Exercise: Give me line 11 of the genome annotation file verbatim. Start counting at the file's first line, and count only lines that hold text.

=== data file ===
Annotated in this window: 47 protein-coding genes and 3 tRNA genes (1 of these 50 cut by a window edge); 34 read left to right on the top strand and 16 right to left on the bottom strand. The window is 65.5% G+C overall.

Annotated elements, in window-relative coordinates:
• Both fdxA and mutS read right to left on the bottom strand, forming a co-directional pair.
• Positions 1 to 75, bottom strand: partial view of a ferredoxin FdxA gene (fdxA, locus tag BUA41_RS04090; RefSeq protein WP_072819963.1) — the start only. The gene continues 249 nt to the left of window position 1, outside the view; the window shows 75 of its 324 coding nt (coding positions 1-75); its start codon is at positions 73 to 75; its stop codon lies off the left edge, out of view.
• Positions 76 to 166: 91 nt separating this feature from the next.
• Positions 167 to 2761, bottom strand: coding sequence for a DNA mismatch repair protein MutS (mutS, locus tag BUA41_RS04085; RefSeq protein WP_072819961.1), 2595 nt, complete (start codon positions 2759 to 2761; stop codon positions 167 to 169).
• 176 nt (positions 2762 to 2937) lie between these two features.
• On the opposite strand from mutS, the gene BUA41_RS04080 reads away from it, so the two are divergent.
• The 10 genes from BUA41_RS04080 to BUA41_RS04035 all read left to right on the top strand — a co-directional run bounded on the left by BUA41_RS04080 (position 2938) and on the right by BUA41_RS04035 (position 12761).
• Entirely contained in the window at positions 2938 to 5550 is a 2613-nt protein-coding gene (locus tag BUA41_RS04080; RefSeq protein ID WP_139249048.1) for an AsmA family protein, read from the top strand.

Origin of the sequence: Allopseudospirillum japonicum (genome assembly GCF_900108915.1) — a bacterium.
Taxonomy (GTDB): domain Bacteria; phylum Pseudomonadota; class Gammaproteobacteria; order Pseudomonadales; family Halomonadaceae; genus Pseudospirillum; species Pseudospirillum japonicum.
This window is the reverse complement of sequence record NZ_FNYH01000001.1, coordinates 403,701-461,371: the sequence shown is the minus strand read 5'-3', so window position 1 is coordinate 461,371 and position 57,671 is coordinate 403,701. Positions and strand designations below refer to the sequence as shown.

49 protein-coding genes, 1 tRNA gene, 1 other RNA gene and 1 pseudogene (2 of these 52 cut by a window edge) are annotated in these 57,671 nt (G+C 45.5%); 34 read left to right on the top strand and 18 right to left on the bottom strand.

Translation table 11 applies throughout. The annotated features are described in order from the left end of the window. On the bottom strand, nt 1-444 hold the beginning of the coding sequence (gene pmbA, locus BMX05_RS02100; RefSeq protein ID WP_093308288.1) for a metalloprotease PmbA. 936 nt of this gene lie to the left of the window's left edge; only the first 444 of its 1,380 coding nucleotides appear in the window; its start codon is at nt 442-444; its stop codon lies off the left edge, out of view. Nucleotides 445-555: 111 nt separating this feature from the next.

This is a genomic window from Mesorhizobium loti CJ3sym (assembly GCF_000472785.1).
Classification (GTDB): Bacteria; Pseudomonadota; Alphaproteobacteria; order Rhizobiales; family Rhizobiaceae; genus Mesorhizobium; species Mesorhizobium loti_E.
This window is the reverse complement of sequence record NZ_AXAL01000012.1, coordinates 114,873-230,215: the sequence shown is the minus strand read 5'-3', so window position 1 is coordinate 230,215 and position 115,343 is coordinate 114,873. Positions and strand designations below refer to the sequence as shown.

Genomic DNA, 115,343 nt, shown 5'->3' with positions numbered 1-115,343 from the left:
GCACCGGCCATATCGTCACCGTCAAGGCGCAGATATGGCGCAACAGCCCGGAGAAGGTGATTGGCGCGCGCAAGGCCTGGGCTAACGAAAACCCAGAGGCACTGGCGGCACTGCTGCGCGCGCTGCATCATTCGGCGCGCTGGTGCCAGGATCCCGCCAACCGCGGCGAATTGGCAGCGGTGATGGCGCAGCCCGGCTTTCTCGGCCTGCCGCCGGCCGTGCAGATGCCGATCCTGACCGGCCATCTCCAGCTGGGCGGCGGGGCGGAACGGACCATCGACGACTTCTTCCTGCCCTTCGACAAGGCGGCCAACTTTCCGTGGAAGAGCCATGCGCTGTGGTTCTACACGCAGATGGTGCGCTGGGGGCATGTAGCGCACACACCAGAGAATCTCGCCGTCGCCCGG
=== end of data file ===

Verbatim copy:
Origin of the sequence: Allopseudospirillum japonicum (genome assembly GCF_900108915.1) — a bacterium.